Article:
Animal Law Update

Massachusetts Farmed Animal Ballot Measure Survives Constitutional Challenge

By Nicole Pallotta, Academic Outreach Manager

The Massachusetts Supreme Judicial Court has allowed a ballot question addressing the confinement of farmed animals to move forward, ruling against a constitutional challenge in a unanimous decision. The initiative would prohibit confining farmed animals in cages so small they cannot comfortably stand up, lie down, turn around, or move their limbs. It would also ban the sale of meat and eggs resulting from these practices outside Massachusetts.

The lawsuit argued the ballot question was unconstitutional because it included “multiple unrelated subjects” (confinement and sales) and addressed three different types of animals.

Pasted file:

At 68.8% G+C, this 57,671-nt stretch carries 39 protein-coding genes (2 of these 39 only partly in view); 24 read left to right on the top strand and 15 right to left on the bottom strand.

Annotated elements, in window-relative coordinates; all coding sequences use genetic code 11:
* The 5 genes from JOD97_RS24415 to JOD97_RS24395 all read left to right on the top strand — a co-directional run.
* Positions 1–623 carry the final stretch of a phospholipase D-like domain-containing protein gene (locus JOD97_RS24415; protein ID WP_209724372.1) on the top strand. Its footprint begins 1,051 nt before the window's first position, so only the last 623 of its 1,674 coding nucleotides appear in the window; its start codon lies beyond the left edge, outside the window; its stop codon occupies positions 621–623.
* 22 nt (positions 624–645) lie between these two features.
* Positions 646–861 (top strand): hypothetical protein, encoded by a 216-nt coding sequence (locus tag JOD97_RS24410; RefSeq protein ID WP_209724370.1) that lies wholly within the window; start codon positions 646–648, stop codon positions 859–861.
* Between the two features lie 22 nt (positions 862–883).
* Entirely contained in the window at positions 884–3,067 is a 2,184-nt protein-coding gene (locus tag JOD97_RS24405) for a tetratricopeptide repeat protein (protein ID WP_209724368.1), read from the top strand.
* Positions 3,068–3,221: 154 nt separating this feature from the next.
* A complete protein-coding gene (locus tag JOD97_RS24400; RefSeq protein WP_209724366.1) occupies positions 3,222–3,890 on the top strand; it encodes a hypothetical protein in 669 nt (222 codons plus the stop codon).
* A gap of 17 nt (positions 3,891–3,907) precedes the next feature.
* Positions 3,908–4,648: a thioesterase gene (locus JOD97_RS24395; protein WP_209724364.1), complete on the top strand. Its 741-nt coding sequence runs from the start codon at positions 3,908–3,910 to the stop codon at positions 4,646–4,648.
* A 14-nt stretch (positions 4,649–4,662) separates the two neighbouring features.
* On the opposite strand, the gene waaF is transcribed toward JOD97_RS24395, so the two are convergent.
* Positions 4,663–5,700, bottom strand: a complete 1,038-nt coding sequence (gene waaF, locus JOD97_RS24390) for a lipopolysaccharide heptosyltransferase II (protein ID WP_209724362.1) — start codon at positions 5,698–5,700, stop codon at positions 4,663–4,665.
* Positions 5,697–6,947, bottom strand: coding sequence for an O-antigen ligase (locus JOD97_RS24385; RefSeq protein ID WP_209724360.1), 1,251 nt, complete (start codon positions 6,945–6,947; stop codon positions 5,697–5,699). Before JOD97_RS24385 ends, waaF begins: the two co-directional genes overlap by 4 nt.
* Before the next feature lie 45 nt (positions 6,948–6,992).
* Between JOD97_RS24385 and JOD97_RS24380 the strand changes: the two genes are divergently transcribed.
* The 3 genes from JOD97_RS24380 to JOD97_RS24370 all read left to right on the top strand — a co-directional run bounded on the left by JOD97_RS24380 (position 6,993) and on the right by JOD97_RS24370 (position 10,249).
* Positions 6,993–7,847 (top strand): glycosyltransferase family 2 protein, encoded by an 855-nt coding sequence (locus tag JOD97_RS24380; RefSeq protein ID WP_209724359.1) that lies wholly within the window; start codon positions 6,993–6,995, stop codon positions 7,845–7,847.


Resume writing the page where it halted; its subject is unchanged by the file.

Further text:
In ruling against the plaintiffs, the court found that the confinement and sale provisions are related because they “share a common purpose of preventing farm animals from being caged in overly cramped conditions” and that the ballot question treats all three animals the same way.

Ten states in the U.S. have banned the confinement practices at issue in Massachusetts: battery cages for egg-laying hens, veal crates for calves, and gestation crates for pigs. Although only one farm in Massachusetts currently uses battery cages, and none use veal crates or gestation crates, the provision banning the sale of products resulting from these practices would have a greater impact.

So far, only California has passed a law banning the sale of eggs from hens kept in cages, and no state has banned the sale of meat products from confined animals. This legislation would go further than any similar law in the U.S.

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